(c) The Tuggles further challenge the trial court's ruling awarding OCGA § 13-6-11 attorney fees to Ameris. We agree that the award is improper.
OCGA § 13-6-11 provides: “The expenses of litigation generally shall not be allowed as a part of the damages; but where the plaintiff has specially pleaded and has made prayer therefor and where the defendant has acted in bad faith, has been stubbornly litigious, or has caused the plaintiff unnecessary trouble and expense, the jury may allow them.” (Emphasis supplied.)
[A]ttorney fees cannot be awarded by a trial court pursuant to OCGA § 13-6-11 at the summary-judgment stage of proceedings because the very language of the statute prevents a trial court from ever determining that a claimant is entitled to attorney fees as a matter of law․ [B]ecause both the liability for and amount of attorney fees pursuant to OCGA § 13-6-11 are solely for the jury's determination, a trial court is not authorized to grant summary judgment in favor of a claimant therefor. And although a trial court is permitted to grant such fees when it sits as a trier of fact, it is not a trier of fact on a motion for summary judgment. Accordingly, the trial court here was without authority to grant attorney fees pursuant to OCGA § 13-6-11 on summary judgment.
Sherman v. Dickey, 322 Ga. App. 228, 233-234 (2), 744 S.E.2d 408 (2013) (citations and punctuation omitted). We therefore reverse the trial court's award of OCGA § 13-6-11 attorney fees.
2. The Tuggles also challenge the denial of their motion for summary judgment, arguing that: (a) the trial court erred when it ruled that love and affection do not constitute sufficient consideration under the UFTA; (b) when making that determination, the trial court erred by failing to consider a psychologist's affidavit the Tuggles submitted in support of their claims; and (c) the court also erred when it rejected the Tuggles’ contentions that Ameris's claims are barred by OCGA § 9-12-93 and by laches. The Tuggles have not shown reversible error on any of these claims.
(a) Our ruling in Division 1 (a) disposes of the Tuggles’ contention that love and affection may constitute sufficient consideration for purposes of the UFTA.
(b) In support of their motion for summary judgment, the Tuggles submitted an affidavit by a licensed clinical psychologist, who attested that Jessie suffers from significant cognitive problems and psychological issues, including dementia, executive dysfunctioning, memory disturbance, and mild visual motor disturbance. On that basis, the psychologist determined that all of Jessie's important business or financial decisions should be made with his wife or a financial advisor.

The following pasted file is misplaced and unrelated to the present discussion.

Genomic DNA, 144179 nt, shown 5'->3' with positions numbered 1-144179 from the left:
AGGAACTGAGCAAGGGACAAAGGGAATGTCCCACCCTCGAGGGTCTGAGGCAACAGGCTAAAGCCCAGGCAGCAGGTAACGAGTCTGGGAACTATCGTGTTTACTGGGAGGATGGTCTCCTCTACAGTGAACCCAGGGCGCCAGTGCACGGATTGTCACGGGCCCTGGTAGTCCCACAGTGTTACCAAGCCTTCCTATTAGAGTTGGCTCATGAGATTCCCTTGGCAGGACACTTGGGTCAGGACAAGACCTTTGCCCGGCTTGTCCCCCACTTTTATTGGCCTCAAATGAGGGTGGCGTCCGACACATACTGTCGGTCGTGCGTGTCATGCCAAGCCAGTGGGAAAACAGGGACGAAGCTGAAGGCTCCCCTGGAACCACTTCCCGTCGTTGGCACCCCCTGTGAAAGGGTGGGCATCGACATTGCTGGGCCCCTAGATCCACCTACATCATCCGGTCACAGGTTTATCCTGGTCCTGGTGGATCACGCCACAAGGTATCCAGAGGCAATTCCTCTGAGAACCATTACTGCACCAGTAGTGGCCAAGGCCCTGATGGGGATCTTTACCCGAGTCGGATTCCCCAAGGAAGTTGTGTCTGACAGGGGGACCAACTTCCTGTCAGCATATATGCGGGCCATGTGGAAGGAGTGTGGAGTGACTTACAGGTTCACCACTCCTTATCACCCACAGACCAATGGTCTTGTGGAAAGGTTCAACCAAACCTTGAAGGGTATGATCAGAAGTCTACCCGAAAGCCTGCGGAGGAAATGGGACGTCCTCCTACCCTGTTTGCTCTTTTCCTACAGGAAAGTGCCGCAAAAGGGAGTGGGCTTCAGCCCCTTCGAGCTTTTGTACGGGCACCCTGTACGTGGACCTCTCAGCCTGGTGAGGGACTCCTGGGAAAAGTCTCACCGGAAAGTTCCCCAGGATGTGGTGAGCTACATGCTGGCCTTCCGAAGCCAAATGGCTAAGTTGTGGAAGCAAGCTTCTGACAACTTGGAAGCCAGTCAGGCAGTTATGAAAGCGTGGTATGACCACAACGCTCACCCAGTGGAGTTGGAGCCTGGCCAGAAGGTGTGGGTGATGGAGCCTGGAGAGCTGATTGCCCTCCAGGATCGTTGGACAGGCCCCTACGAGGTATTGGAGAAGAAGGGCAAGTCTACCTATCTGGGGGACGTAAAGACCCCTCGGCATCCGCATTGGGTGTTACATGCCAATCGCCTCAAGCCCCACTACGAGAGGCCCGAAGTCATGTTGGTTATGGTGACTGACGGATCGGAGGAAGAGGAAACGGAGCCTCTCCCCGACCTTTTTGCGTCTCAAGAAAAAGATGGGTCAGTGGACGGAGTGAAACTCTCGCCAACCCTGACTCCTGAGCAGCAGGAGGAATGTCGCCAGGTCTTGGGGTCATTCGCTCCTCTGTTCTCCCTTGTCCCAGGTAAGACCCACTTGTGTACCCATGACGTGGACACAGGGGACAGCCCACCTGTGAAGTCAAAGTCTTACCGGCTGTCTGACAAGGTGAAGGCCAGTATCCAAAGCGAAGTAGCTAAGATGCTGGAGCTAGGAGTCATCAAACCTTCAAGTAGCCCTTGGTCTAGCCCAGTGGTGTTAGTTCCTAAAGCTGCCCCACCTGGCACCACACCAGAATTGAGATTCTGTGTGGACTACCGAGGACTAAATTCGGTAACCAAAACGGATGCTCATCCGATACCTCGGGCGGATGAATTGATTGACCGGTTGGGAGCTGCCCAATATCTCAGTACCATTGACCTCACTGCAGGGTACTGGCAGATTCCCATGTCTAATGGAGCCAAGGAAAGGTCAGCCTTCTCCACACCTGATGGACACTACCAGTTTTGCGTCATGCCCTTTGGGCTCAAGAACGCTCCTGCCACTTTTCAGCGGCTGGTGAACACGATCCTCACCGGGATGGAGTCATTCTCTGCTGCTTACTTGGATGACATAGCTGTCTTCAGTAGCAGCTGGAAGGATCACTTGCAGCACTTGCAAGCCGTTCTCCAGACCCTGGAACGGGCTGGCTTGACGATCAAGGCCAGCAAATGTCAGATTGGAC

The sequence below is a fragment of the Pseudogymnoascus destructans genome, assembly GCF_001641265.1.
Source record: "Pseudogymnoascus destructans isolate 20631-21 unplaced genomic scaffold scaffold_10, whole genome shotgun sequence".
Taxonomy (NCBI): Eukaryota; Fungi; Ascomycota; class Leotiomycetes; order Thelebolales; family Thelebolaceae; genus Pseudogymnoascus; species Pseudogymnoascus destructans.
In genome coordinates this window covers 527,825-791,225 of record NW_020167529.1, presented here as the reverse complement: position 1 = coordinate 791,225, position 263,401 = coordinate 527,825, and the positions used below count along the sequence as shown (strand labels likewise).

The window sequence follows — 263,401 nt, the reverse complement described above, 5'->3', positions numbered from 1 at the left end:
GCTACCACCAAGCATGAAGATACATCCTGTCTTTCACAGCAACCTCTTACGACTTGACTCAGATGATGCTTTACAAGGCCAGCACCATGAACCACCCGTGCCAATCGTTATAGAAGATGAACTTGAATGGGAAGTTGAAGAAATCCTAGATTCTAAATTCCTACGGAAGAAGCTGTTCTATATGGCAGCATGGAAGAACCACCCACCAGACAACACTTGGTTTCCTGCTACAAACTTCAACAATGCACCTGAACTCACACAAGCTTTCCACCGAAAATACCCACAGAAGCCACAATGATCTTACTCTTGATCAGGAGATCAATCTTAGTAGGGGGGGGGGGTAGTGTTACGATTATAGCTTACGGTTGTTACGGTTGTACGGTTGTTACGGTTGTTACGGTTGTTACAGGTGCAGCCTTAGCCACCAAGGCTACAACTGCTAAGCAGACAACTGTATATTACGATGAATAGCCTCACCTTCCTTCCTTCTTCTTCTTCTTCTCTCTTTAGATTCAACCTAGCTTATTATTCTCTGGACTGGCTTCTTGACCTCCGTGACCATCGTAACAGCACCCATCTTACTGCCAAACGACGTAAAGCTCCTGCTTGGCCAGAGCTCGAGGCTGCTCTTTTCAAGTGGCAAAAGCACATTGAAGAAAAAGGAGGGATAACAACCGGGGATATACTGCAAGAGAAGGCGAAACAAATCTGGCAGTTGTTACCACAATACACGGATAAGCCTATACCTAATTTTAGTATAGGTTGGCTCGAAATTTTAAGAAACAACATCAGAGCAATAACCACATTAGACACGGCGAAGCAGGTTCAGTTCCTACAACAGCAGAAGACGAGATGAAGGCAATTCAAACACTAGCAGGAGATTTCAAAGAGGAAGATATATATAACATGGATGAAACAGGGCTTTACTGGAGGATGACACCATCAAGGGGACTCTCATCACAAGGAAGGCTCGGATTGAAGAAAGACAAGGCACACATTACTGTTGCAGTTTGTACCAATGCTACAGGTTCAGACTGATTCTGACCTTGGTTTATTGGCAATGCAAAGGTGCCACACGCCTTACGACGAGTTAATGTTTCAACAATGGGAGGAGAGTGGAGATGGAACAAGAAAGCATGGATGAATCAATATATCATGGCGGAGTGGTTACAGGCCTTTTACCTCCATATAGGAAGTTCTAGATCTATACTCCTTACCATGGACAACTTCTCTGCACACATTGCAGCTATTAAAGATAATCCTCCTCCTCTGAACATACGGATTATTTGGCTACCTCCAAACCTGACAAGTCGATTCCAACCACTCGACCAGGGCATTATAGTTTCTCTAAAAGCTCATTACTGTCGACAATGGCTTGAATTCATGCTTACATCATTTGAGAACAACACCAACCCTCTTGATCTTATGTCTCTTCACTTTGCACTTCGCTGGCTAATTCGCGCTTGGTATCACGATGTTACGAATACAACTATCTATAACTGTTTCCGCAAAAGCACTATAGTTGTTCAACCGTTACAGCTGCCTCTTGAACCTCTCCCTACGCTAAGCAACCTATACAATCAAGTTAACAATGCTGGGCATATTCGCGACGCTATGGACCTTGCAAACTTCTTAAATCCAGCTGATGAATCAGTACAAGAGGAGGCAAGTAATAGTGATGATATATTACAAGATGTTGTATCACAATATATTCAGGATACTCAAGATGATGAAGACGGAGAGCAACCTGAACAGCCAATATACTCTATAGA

The Tuggles contend that the trial court erred by failing to consider the psychologist's affidavit when it denied their motion for summary judgment. However, the Tuggles do not explain — much less cite any legal authority shedding any light on — how the psychologist's opinions bear any relevance to the trial court's determination that Jessie did not receive “reasonably equivalent value” when he transferred the Johns Creek properties to DuJuan. We therefore deem this issue abandoned.7 See Court of Appeals Rule 25 (c) (2); Brittain, 329 Ga. App. at 704 (4) (a), 766 S.E.2d 106; Karlsberg, 142 Ga. App. at 594, 236 S.E.2d 520.
(c) (i) The Tuggles contend that Ameris's fraudulent transfer claim is barred by OCGA § 9-12-93. That statute provides, in relevant part:
When any person has bona fide and for a valuable consideration purchased real or personal property and has been in the possession of the real property for four years or of the personal property for two years, such property shall be discharged from the lien of any judgment against the person from whom it was purchased or against any predecessor in title of real or personal property.
OCGA § 9-12-93 (emphasis supplied). The Tuggles contend that any lien on the Johns Creek properties resulting from the June 2016 default judgment against Jessie has been discharged because DuJuan has been in possession of the properties for more than four years.
It is undisputed, however, that the conveyances of the Johns Creek properties to DuJuan were gifts. As a result, DuJuan is not a “purchaser” under the statute, which therefore has no application here. See generally Huggins v. Powell, 315 Ga. App. 599, 605-606 (3), 726 S.E.2d 730 (2012) (observing that “[a] purchaser seeking the benefit and protection of [OCGA § 9-12-93] must prove three things: (1) that he acted in good faith; (2) that he paid a valuable consideration; and (3), in cases involving realty, that he has been in possession for four years,” and that “[t]he burden of proof is placed upon the purchaser to prove good faith”) (citation and punctuation omitted; emphases supplied).